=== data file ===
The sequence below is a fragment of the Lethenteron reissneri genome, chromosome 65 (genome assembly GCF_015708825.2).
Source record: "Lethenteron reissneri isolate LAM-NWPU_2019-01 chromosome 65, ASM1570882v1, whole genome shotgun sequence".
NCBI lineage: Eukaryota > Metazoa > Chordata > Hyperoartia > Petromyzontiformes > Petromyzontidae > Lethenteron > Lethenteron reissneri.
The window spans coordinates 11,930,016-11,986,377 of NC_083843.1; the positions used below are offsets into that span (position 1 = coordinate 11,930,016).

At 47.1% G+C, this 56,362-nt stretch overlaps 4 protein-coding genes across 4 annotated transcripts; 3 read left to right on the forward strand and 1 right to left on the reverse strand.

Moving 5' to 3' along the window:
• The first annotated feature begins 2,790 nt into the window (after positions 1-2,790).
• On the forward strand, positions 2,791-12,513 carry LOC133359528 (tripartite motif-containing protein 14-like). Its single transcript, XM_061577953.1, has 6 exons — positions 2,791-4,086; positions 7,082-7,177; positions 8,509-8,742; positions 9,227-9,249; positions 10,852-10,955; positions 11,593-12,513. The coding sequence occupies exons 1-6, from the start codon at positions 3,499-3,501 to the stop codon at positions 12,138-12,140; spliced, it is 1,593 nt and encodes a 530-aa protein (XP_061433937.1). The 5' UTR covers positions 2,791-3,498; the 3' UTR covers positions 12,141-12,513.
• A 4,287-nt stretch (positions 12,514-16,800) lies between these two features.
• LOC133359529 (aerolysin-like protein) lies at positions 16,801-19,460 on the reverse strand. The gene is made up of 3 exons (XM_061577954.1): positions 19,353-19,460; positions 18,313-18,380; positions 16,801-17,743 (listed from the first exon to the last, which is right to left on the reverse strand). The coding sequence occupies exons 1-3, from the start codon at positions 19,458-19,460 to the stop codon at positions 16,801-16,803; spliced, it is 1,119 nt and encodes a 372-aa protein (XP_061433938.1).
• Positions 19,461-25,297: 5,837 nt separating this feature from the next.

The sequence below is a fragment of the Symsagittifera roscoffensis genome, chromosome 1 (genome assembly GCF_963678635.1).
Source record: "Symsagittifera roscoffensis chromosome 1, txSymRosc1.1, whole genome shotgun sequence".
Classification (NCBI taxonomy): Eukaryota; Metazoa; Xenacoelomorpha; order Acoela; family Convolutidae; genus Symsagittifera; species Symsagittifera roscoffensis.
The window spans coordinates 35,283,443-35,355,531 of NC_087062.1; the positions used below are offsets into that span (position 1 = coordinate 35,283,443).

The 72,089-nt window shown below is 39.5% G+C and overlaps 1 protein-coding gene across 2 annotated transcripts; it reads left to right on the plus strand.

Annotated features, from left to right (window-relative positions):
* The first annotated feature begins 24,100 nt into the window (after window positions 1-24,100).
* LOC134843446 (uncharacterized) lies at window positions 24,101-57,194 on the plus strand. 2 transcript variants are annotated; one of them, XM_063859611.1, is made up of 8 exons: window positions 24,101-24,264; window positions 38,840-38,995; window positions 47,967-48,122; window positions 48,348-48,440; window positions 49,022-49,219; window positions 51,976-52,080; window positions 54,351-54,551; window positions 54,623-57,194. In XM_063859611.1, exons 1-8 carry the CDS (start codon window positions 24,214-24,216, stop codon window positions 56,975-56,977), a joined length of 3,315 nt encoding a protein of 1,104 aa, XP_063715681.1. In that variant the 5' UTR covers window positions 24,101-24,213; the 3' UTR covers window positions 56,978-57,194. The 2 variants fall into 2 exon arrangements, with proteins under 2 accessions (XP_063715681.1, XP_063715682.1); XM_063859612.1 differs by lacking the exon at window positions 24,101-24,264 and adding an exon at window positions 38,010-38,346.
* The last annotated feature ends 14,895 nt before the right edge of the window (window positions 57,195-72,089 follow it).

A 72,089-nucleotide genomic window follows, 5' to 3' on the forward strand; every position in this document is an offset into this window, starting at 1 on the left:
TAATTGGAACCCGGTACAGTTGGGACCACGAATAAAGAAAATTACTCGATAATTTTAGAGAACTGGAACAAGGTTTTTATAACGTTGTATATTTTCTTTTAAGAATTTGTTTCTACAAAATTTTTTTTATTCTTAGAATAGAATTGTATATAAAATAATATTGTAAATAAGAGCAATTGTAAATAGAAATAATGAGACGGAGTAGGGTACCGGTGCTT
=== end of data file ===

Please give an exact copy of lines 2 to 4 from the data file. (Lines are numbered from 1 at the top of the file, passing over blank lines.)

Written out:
Source record: "Lethenteron reissneri isolate LAM-NWPU_2019-01 chromosome 65, ASM1570882v1, whole genome shotgun sequence".
NCBI lineage: Eukaryota > Metazoa > Chordata > Hyperoartia > Petromyzontiformes > Petromyzontidae > Lethenteron > Lethenteron reissneri.
The window spans coordinates 11,930,016-11,986,377 of NC_083843.1; the positions used below are offsets into that span (position 1 = coordinate 11,930,016).